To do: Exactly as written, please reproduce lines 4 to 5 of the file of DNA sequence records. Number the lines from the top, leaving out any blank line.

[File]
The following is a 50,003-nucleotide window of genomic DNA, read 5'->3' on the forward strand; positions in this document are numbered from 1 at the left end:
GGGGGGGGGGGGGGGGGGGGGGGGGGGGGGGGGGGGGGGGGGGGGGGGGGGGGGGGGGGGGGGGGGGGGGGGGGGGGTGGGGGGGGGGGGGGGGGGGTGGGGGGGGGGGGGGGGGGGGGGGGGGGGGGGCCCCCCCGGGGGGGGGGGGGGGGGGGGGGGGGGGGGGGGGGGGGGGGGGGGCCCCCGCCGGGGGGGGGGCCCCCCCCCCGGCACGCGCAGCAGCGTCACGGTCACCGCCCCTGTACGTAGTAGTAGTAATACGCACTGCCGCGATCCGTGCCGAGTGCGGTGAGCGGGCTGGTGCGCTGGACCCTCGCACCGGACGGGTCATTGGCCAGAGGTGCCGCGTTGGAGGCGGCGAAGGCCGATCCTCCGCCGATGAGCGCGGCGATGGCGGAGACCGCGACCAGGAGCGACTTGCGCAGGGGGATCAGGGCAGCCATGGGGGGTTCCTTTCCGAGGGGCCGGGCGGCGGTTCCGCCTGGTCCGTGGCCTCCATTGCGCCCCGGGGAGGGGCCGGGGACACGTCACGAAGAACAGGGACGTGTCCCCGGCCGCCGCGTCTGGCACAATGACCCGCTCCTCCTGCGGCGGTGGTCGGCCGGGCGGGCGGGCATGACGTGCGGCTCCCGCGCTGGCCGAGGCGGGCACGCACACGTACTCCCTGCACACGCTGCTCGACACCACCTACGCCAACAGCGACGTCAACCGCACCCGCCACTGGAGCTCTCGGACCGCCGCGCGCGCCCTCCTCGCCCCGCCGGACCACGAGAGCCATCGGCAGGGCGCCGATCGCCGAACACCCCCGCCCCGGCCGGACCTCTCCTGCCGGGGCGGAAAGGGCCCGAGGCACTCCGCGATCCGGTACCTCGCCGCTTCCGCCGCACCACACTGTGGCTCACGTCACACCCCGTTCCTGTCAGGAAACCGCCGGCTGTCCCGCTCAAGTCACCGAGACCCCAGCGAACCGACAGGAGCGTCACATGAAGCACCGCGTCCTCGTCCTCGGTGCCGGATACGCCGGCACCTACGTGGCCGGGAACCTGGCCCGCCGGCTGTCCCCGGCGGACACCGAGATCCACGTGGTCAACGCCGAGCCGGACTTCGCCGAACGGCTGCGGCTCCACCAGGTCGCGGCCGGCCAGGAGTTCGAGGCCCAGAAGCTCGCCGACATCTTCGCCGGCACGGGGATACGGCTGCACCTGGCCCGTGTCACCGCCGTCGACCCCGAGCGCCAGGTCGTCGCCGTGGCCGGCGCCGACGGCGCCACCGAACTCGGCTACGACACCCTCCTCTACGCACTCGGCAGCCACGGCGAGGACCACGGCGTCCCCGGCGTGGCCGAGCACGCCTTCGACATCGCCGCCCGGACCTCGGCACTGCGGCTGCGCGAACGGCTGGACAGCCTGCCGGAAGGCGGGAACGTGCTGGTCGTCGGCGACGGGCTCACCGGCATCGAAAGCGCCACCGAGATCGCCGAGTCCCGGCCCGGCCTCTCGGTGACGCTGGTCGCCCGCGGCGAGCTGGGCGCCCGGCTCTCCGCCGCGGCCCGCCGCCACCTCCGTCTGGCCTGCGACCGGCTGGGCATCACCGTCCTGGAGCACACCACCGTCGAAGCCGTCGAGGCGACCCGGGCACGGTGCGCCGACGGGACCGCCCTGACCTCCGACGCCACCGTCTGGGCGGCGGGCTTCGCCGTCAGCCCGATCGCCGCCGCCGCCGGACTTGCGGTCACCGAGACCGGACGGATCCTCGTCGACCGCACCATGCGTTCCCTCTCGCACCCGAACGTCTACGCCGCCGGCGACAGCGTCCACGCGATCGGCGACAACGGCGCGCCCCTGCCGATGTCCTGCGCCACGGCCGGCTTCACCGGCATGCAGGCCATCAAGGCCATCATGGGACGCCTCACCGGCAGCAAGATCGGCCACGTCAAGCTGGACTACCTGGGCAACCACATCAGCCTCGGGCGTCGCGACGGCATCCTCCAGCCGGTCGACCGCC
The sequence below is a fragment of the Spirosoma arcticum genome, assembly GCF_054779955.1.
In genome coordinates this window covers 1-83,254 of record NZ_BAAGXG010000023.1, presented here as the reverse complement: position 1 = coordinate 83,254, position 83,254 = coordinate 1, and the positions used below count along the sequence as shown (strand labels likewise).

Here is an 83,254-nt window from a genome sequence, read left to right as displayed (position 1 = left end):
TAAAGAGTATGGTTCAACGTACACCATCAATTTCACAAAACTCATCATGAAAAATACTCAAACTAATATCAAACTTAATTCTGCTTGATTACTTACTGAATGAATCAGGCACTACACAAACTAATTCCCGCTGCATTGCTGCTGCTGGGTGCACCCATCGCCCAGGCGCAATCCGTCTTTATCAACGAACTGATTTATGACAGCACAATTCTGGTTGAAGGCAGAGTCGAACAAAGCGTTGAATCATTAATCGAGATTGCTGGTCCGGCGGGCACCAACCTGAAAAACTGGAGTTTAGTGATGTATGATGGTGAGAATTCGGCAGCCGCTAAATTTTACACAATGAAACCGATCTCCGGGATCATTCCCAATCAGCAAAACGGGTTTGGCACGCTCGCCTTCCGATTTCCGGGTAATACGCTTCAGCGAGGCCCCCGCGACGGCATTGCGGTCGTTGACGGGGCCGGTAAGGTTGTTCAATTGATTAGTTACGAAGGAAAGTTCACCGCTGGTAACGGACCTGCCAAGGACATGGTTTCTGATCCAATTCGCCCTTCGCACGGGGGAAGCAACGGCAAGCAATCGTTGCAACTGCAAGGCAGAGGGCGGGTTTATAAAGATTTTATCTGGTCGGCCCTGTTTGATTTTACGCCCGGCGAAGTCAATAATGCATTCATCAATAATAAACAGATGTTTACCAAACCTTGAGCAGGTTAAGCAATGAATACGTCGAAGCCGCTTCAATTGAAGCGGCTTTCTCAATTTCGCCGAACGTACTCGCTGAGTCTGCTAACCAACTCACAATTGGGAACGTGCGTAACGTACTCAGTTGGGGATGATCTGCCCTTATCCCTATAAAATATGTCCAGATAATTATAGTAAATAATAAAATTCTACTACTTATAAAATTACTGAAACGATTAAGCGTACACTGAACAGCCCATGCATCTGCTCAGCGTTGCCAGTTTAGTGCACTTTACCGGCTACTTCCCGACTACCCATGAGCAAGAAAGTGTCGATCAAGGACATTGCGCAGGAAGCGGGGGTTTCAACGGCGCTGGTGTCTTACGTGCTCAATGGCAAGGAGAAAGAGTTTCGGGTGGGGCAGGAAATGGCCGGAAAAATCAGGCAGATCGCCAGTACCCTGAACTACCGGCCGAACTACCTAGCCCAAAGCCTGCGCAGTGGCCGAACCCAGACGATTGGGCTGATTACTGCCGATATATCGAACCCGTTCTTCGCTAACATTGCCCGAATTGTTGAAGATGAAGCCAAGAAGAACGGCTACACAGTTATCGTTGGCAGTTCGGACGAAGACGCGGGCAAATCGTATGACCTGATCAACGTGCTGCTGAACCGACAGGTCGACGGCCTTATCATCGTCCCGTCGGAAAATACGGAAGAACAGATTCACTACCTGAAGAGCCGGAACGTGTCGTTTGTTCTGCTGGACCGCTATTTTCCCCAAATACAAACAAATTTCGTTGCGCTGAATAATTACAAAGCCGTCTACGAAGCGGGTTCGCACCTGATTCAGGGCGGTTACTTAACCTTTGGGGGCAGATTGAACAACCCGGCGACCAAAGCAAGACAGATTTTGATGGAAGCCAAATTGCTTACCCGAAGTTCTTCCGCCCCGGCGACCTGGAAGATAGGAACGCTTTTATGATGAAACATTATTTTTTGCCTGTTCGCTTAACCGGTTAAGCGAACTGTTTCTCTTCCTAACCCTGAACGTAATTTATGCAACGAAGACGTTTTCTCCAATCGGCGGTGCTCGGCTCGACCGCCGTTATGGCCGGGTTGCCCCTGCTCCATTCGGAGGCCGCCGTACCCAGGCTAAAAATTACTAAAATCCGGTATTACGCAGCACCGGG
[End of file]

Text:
In genome coordinates this window covers 1-83,254 of record NZ_BAAGXG010000023.1, presented here as the reverse complement: position 1 = coordinate 83,254, position 83,254 = coordinate 1, and the positions used below count along the sequence as shown (strand labels likewise).

Here is an 83,254-nt window from a genome sequence, read left to right as displayed (position 1 = left end):